The food-forest of independence

As our bare, windswept paddock transforms into a food-forest a trickle of food has begun to entertain us.  And along with some fruit and veges, herbs, eggs and milk has come a sneaky new realisation.I am used to beginning my dinner time deliberations with the question: what do I want for dinner?  That’s a useful question if you are heading out to a restaurant or you have a well-stocked pantry, fridge and freezer at home but if you are relying on your garden to provide for you a less frustrating starting point is: what can I find for dinner?

It is a tiny tweak but it has a big impact.  For a long time I would rummage through the fridge and cook up some wilted veges I had bought from the supermarket days ago, grumbling that our so-called permaculture food-forest had nothing to eat in it.

Then one day I was outside with the kids foraging for beans amongst the rambling kiwano.  We moved over to the sorrel and snapped off a big taro leaf on the way.  The kids nibbled sorrel while we picked leaves off the mushroom plant and then discovered a thousand tiny ripe red tomatoes on a self-sown bush.  My son ran in to get a big bowl and we all ate and picked until there were only green tomatoes left.  Then we went for the basil, and along the way we nipped off some luscious Ceylon spinach leaves and the tops of a whole lot of broad bean seedlings.

By the time I reached the kitchen I saw that the nagging question of what to have for dinner had already been answered for me.  All I had to do was stir fry the taro and Ceylon spinach leaves with some coconut, salt, lemon and chilli, cut up some feta and mix in some basil and other leaves and tomatoes with a bit of balsamic vinegar and olive oil and dinner was just about done.  And you have never seen children enjoy salad as much as those three little foragers.

But it didn’t much matter what I served in the end, because we had already eaten more raw, fresh organic produce that afternoon than any of us had in the past week.  My duty as a mother nourishing her children done before the plates hit the table.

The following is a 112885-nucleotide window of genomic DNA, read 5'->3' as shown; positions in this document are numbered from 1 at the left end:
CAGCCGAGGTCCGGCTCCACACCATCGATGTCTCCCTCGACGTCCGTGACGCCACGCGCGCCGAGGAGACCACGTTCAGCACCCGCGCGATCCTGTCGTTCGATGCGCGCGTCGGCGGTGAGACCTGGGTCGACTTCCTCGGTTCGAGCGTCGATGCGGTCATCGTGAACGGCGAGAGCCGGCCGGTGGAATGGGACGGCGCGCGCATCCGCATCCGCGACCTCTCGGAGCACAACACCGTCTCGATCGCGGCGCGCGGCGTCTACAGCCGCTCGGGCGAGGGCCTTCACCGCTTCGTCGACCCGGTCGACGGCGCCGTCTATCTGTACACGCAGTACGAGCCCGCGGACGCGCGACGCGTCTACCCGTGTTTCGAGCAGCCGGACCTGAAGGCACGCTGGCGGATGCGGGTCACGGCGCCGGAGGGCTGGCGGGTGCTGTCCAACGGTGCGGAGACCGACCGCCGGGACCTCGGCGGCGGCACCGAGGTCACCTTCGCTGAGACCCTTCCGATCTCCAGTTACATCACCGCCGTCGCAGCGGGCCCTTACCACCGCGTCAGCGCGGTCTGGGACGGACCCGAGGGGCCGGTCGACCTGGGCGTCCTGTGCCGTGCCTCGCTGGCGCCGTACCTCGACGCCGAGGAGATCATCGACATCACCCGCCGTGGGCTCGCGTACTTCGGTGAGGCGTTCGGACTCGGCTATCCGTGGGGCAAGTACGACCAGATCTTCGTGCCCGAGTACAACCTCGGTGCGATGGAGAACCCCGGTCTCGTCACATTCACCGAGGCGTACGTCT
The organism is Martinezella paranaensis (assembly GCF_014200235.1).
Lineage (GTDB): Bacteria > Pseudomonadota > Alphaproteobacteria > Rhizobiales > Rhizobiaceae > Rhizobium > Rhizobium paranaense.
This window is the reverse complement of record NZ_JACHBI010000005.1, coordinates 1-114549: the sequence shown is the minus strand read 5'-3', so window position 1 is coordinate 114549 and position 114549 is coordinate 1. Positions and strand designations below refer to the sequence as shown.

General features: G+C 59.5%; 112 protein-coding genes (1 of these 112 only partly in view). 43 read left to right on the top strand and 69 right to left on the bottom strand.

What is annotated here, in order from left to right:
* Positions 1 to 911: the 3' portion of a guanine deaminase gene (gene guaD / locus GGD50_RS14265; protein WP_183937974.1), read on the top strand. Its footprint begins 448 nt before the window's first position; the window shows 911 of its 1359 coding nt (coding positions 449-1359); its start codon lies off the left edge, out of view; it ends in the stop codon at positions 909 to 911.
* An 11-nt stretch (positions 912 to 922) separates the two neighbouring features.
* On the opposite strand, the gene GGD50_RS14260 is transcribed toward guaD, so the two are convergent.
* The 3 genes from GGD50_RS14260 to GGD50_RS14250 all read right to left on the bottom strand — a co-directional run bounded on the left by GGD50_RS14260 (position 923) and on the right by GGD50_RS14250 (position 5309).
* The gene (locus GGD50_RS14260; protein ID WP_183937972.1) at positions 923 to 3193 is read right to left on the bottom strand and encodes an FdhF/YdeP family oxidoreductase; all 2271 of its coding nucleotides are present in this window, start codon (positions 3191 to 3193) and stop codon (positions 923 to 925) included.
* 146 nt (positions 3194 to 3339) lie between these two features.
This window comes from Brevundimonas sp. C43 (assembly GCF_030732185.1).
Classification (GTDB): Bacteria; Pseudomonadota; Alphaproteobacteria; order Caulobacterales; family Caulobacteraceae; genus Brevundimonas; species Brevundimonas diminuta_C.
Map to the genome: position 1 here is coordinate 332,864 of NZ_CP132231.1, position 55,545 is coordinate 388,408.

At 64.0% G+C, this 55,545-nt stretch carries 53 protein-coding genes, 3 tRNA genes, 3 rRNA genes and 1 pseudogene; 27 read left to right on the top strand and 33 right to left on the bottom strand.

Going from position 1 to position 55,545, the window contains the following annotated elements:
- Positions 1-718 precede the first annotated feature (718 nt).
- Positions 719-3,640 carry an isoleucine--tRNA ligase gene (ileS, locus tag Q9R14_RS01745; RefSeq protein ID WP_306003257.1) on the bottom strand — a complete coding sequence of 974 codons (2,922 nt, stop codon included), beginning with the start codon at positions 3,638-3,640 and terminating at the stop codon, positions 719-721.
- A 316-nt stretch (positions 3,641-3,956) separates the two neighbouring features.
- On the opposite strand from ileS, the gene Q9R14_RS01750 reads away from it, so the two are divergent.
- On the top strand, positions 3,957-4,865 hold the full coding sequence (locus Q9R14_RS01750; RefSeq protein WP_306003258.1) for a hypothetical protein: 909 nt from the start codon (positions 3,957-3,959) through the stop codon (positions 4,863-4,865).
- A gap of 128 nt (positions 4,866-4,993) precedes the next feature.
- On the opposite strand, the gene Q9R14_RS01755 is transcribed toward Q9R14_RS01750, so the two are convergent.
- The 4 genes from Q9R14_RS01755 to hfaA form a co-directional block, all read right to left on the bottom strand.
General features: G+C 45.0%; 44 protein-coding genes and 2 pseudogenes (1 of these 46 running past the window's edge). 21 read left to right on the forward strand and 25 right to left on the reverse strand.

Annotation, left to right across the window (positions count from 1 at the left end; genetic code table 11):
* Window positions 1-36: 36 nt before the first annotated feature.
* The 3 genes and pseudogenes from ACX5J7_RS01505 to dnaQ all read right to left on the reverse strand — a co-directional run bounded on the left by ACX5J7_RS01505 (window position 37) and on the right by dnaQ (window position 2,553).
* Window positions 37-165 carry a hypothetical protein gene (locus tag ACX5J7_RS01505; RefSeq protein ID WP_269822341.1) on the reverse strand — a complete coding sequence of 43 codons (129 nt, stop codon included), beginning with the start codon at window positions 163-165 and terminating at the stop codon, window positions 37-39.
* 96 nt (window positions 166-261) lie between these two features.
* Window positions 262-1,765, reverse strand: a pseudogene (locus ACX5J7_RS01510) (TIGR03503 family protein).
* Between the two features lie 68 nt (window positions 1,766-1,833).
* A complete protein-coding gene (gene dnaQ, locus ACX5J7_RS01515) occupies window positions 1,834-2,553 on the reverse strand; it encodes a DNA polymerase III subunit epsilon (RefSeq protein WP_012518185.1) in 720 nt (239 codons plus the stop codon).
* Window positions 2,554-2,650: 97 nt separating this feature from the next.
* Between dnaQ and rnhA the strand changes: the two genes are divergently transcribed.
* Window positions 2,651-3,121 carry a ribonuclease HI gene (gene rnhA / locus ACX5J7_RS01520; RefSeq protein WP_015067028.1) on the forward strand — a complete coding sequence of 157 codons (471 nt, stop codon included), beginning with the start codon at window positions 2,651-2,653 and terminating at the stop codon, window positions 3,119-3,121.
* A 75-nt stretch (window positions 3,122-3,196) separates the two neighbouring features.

It made me think how dependent I had become on the supermarket system.  Everything there, all the time, always the same.  It seems like endless choice yet my children have never eaten as well, and I have never cooked as creatively, as when I stopped going to the shop regularly and started letting the pantry, fridge and freezer run out of things.

We are a million miles away from self-sufficiency and it isn’t something I aspire to – my dream is a model of community sufficiency – but I had no idea how much of that dependence was in my head.  My garden was ready to go long before I was.

Everywhere I look I see the philosophies we started EveryVoiceCounts to live and work by:

To change the status-quo you must start with reality (as it is, not as I would like it to be).

For that change to be lasting you have to deal with both the internal and external barriers to change.

For the change to be positive it must be tailored for and driven, at least partly, by the person or people experiencing a problem with the status-quo.

So if you’re stuck with a problem, big or small, know that you must be at least part of the solution.  Get some help, if necessary, seeing the issue without any ego muddying the waters and then figure out what’s stopping you making a change?  There are probably a few things but one or two will stand out – the others will be excuses.  Those one or two things might need a whole team of people dedicated to changing them or they might only require you to change the way you look at things.

And if you need a whole team of people, there has never been a better time to rally the troops – no matter what you might have read about the online world, nothing changes things more effectively than real people talking to real people.

If you’re really stuck, creating change teams to trade problems for their solutions is what we do best!  You can get in touch through the connect page.

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